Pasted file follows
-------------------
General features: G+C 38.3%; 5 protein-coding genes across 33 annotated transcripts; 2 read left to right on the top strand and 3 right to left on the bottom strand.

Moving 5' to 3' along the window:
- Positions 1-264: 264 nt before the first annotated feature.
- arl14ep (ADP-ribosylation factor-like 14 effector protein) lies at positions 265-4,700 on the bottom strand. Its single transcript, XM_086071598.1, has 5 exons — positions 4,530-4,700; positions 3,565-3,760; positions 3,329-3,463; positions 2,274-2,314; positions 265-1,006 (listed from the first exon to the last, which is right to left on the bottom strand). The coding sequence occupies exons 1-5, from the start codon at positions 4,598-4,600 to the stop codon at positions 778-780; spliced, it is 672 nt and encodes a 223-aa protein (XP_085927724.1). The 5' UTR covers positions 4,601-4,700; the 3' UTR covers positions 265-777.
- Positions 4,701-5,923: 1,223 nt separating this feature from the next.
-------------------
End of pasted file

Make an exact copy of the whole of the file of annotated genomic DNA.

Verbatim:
General features: G+C 38.3%; 5 protein-coding genes across 33 annotated transcripts; 2 read left to right on the top strand and 3 right to left on the bottom strand.

Moving 5' to 3' along the window:
- Positions 1-264: 264 nt before the first annotated feature.
- arl14ep (ADP-ribosylation factor-like 14 effector protein) lies at positions 265-4,700 on the bottom strand. Its single transcript, XM_086071598.1, has 5 exons — positions 4,530-4,700; positions 3,565-3,760; positions 3,329-3,463; positions 2,274-2,314; positions 265-1,006 (listed from the first exon to the last, which is right to left on the bottom strand). The coding sequence occupies exons 1-5, from the start codon at positions 4,598-4,600 to the stop codon at positions 778-780; spliced, it is 672 nt and encodes a 223-aa protein (XP_085927724.1). The 5' UTR covers positions 4,601-4,700; the 3' UTR covers positions 265-777.
- Positions 4,701-5,923: 1,223 nt separating this feature from the next.